Fondation Dosne—Bibliotheque Thiers
27, Place Saint-Georges
June 24 – July 10, 2004
Artists: David Altmejd, Matthew Brannon, Amy Globus, Matt Greene, Hanna Liden, Chloe Piene, Banks Violette, Michael Wetzel
Organized by D’Amelio Terras, Noctambule is an exhibition of young American artists presented at the Bibliotheque Thiers, an exceptional Parisian hôtel particulier off the beaten path of the contemporary art circuit. The artists, several of whom are included in the 2004 Whitney Biennial or have previously exhibited together, define one of the newest aspects of contemporary American art. This exhibition marks both the first time that some of them have exhibited in Europe and the first time that D’Amelio Terras will organize an exhibition of this scale in Paris.
Noctambule celebrates the emergence of a group of American artists whose practices, while formally and materially quite distinct, are nonetheless connected by an inquiry into the eerie, uncanny, dark, and unknown. Although some have been grouped under the rubric of the “Modern Gothic,” these artists focus less on the gothic’s contemporary subcultural connotations than on its fin-de-siecle suggestions of nocturnal transformation and otherworldliness. The title Noctambule, a French word for that which comes alive at night, pays homage to a nineteenth century attitude of Romantic idealism and Victorian decadence embodied in these artists’ work. This attitude is manifested in gothic iconographies and their attempts to create counternarratives in the shadow of recent economic excesses, the promises of technology, and other Western cultural utopias. Anxiety over the limits and boundaries of this progress inevitably leads to diverse investigations into the supernatural, natural forces, imaginative delusions, religious and human evil, social transgression, and spiritual corruption.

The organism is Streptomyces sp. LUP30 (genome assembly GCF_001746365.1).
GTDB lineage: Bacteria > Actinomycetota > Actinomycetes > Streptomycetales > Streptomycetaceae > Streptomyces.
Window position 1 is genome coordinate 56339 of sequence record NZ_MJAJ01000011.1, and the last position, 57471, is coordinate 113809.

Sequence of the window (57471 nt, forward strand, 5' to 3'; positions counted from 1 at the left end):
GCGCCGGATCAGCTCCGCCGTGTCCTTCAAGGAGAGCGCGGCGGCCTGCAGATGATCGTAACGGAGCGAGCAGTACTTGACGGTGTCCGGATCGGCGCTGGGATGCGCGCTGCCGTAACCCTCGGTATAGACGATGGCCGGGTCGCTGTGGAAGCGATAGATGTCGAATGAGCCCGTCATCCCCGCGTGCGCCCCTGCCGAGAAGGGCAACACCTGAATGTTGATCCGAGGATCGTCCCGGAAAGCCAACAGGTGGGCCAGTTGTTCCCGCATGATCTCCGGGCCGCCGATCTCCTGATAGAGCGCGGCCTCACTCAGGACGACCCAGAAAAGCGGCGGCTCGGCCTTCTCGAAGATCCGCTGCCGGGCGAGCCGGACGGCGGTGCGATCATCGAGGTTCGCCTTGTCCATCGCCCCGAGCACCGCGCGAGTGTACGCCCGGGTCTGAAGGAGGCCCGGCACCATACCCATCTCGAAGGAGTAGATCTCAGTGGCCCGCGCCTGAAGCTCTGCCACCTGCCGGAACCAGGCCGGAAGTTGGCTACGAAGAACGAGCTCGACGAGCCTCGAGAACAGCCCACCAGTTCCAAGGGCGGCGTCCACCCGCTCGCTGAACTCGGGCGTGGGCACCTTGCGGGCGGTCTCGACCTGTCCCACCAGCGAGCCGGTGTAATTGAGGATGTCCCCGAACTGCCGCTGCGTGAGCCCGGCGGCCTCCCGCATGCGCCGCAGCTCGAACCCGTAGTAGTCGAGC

With the current emphasis on New York, London, Los Angeles, and Berlin as preeminent contemporary art centers, new artists and trends seem to appear in real time at different points on this network. Once the center of artistic productivity, Paris has now been supplanted by other European capitals—despite its citizens’ eagerness for the newest developments in art and culture—as a chosen destination for art enthusiasts. For this reason, D’Amelio Terras has chosen Paris as the destination for this show of a new generation of American artists. The unexpected location offers a fresh perspective on these young artists’ work. The Bibliotheque Thiers, situated on Place Saint-Georges, is located in the heart of the quarter called “La Nouvelle Athènes” (the New Athens), a nineteenth century literary center. The building now houses a library dedicated to the period. The five salons on the ground floor and one grand room on the first floor sharply contrast New York’s spare exhibition spaces and offer an uncommon opportunity for viewers to see works in an environment whose history resonates with what’s on view.